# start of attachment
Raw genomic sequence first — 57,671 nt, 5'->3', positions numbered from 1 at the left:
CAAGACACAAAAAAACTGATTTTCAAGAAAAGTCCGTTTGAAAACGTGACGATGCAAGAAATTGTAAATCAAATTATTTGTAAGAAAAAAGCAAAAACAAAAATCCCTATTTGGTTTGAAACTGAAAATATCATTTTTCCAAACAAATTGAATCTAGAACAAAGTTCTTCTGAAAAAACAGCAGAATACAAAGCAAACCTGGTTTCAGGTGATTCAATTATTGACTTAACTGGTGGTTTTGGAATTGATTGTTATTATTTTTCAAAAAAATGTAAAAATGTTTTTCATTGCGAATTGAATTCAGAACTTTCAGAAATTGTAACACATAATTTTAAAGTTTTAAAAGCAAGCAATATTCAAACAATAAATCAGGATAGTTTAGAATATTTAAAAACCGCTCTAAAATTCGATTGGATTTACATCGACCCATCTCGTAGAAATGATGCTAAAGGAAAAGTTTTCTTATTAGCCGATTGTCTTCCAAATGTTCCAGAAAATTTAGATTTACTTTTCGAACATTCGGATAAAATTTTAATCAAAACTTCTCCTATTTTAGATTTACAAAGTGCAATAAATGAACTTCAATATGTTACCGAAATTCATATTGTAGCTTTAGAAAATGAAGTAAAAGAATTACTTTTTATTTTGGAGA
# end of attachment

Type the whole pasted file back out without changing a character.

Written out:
Raw genomic sequence first — 57,671 nt, 5'->3', positions numbered from 1 at the left:
CAAGACACAAAAAAACTGATTTTCAAGAAAAGTCCGTTTGAAAACGTGACGATGCAAGAAATTGTAAATCAAATTATTTGTAAGAAAAAAGCAAAAACAAAAATCCCTATTTGGTTTGAAACTGAAAATATCATTTTTCCAAACAAATTGAATCTAGAACAAAGTTCTTCTGAAAAAACAGCAGAATACAAAGCAAACCTGGTTTCAGGTGATTCAATTATTGACTTAACTGGTGGTTTTGGAATTGATTGTTATTATTTTTCAAAAAAATGTAAAAATGTTTTTCATTGCGAATTGAATTCAGAACTTTCAGAAATTGTAACACATAATTTTAAAGTTTTAAAAGCAAGCAATATTCAAACAATAAATCAGGATAGTTTAGAATATTTAAAAACCGCTCTAAAATTCGATTGGATTTACATCGACCCATCTCGTAGAAATGATGCTAAAGGAAAAGTTTTCTTATTAGCCGATTGTCTTCCAAATGTTCCAGAAAATTTAGATTTACTTTTCGAACATTCGGATAAAATTTTAATCAAAACTTCTCCTATTTTAGATTTACAAAGTGCAATAAATGAACTTCAATATGTTACCGAAATTCATATTGTAGCTTTAGAAAATGAAGTAAAAGAATTACTTTTTATTTTGGAGA